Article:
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Social care for older people: Home truths

24 October 2016

We consider a joint study by The Kings Fund and the Nuffield Trust on the impact of spending cuts on elder care.

The Kings Fund and the Nuffield Trust has published a joint study Social Care for Older People: Home Truths looking at the impact of spending cuts on the provision of and access to care for older people. The study collected evidence based on an assessment of the national data and conducting in-depth interviews with four unnamed local authorities representing different part of England.  

Austin Thornton, solicitor at Wrigleys summarises the report "the Care Act 2014 imposes a legal duty on local authorities to promote diversity and quality in the provision of services. It is arguable that some local authorities may already be breaching that duty where cost pressures have reduced social care providers and drastically curtailed choice.

Report Details
The Care Act 2014 came into force on the 1 April 2015. The Act created new duties for local authorities and rights for individuals in adult social care. It heralded a major shift away from the resource led model of social care provision towards a needs led model, incorporating changes consistent with the personalisation agenda.  In a time of austerity making the aspirations behind the Care Act a reality was always going to be significant challenge for local authorities. Nationally, central Government has reduced its funding to local government by 37%. Gross spending by local authorities on social care for older people has falls by 9% in real terms between 2009/10 and 2014/14. Without income from charges and money transferred from the NHS the reduction would have been 25%. The study confirms the enormity of the challenge.

The study comes to the following conclusions:

  • In the last six years austerity has brought huge pressures on the social care market. With central government grant reductions to local authorities been passed on to care providers in the form of reduced or below inflation increases in funding. Allied to pressures on social care providers in the form of shortages of nurses and care workers, higher regulatory standards and the introduction of the National Living Wage many social care providers are under unprecedented pressure.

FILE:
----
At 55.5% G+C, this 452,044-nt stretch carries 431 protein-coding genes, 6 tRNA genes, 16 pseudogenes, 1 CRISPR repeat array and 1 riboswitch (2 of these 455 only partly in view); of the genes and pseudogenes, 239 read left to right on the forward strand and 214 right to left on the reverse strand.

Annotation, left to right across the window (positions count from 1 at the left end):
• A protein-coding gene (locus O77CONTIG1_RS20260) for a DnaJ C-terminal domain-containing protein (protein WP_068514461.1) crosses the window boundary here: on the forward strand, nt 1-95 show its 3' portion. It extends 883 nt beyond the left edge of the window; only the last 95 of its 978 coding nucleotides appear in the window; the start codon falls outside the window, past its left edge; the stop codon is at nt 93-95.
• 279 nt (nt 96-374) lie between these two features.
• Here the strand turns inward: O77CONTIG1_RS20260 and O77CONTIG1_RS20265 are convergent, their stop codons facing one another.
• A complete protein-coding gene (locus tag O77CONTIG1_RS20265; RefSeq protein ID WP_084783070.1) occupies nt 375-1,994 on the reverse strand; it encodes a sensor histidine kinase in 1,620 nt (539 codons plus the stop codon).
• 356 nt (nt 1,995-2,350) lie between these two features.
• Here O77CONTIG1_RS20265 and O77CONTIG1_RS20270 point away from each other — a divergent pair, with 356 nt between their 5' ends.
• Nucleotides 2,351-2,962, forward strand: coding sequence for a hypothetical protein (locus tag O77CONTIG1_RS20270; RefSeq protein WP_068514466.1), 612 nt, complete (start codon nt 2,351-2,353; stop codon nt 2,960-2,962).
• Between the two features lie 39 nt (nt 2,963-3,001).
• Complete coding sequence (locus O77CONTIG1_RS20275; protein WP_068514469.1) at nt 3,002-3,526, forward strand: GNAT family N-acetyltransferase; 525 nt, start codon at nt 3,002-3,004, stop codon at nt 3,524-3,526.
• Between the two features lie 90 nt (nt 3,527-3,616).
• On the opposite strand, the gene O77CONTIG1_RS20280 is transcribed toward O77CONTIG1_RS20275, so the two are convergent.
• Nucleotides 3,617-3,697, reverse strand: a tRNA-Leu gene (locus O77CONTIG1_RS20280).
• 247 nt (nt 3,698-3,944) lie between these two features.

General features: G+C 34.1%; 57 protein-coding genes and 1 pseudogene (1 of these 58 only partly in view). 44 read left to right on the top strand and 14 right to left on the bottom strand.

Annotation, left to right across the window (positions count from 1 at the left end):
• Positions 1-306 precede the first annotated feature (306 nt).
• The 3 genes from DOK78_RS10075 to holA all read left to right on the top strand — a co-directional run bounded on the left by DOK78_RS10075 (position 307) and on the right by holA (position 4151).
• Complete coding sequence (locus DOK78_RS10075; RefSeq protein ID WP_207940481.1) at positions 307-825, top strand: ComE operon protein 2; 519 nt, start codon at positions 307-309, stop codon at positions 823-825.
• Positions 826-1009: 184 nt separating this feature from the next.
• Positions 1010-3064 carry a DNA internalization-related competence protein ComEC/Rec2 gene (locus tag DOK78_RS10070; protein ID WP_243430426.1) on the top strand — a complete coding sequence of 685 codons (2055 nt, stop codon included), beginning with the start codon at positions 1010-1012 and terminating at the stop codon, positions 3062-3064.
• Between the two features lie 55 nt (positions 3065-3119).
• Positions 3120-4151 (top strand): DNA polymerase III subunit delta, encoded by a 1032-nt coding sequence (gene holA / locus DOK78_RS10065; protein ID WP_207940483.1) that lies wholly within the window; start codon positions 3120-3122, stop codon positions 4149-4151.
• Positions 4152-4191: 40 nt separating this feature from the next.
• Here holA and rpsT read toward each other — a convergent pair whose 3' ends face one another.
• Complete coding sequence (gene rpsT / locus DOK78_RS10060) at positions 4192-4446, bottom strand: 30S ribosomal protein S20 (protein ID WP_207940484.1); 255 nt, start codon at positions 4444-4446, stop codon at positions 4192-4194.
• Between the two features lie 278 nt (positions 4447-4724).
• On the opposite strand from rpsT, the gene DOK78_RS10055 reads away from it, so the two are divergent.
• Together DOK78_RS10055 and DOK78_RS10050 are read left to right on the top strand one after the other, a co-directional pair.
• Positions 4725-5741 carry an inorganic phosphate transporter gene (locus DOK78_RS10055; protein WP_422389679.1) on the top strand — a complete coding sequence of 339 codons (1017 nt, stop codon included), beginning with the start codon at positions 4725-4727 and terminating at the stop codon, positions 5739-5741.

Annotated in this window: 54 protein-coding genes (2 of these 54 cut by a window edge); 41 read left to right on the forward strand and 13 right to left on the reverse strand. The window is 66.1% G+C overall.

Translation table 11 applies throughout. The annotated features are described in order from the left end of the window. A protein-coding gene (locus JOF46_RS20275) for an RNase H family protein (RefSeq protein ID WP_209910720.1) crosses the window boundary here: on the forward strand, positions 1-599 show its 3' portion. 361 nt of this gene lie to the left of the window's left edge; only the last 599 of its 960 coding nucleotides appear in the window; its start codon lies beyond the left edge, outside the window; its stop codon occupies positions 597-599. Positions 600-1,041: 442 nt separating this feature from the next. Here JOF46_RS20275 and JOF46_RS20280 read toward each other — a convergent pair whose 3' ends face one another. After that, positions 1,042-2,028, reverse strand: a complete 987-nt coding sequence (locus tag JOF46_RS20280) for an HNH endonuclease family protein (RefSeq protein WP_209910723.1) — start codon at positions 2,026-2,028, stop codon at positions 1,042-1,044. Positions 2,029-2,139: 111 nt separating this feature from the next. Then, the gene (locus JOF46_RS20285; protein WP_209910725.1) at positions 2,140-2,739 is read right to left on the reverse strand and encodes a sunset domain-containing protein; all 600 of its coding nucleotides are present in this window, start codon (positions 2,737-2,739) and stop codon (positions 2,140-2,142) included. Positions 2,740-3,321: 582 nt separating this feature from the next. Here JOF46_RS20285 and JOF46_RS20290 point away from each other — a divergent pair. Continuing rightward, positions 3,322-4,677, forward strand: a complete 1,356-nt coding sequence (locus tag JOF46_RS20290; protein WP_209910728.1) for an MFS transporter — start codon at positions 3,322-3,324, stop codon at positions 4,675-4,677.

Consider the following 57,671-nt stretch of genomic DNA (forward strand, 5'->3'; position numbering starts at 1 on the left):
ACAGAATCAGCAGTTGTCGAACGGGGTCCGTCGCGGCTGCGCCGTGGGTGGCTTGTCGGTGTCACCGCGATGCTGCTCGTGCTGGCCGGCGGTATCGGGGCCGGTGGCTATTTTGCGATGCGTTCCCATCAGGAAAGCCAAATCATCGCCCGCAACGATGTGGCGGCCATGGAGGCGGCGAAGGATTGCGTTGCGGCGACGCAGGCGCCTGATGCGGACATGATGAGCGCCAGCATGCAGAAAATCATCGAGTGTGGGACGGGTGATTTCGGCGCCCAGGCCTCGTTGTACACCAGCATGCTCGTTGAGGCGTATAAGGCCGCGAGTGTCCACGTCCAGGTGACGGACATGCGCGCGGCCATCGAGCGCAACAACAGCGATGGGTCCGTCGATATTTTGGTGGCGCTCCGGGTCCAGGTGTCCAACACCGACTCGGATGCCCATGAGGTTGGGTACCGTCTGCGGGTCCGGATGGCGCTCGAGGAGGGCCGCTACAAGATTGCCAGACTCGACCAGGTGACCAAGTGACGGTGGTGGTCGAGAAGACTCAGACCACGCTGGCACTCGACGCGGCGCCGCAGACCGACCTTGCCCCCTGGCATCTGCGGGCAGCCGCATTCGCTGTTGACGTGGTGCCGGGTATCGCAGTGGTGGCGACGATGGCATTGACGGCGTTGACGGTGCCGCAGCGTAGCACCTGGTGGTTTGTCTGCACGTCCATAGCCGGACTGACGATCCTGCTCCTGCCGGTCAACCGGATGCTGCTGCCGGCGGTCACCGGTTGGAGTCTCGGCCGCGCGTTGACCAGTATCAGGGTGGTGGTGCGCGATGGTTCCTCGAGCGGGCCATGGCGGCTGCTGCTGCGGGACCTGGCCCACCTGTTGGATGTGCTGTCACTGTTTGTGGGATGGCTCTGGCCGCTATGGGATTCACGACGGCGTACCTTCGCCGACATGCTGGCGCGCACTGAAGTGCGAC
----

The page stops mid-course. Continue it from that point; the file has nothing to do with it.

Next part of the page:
• Social care providers are increasingly reliant on people who can fund their own care which helps cross subsidise local authority funded residents. Those providers solely reliant on local authority contracts are in difficulty.
  • Home care services face particularly acute workface shortages and are in a critical condition in England that threatens to undermine the policies to support people at home.
  • The possibility of large scale provider failure along the lines of Southern Cross is more likely than not and such failure would jeopardise continuity of care on which older people depend.
  • Local authorities have sought to protect the most vulnerable older people with the highest needs, whilst at the same time encouraging others to be independent, drawing on the resources of their families and communities and reduce their dependence on the state. There will be increased pressure on the army of unpaid carers.
  • Access to care depends increasingly on what people can afford and where they live rather than what they need. This favours the relatively well off and well informed.
  • The rapid growth in delayed discharges is a manifestation of the funding challenges in the NHS.

The study identifies 3 strategic challenges facing policy-makers in shaping how the adult social care system could develop in the next five years.

  • Achieving more with less – The authors conclude that policies such as personalisation, better commissioning and integrated care will not in themselves be sufficient to meet immediate needs. They argue that the forthcoming Autumn Statement must recognise the scale of the immediate funding pressures and that progress towards establishing a single pooled budget for health and social care in all areas by 2020 should be accelerated.
  • A different order – if the government is unwilling and unable to provide adequate funding to support the current system it must be honest with the public about what they can expect from publicly funded services. This would involve revisiting some of the rights and duties created by the Care Act 2014 so that expectations are more aligned realistically with what the government is prepared to fund and local authorities can afford.       
  • Long term reform – England remains one of the few major advanced countries that have failed to reform the way it funds long-term care in response to the needs of an ageing population. A frank and open debate is required now on how to fund health and social care on a sustainable basis  in the future that secures a cross party consensus.


If you would like to discuss any aspect of the guide and Wrigleys service further, please contact Lynne Bradey on 0114 267 5584.

To keep up to date with further updates from the Wrigleys Health & Care team, you can follow on Twitter here

The information in this article and guide is necessarily of a general nature. Specific advice should be sought for specific situations. If you have any queries or need any legal advice please feel free to contact Wrigleys Solicitors



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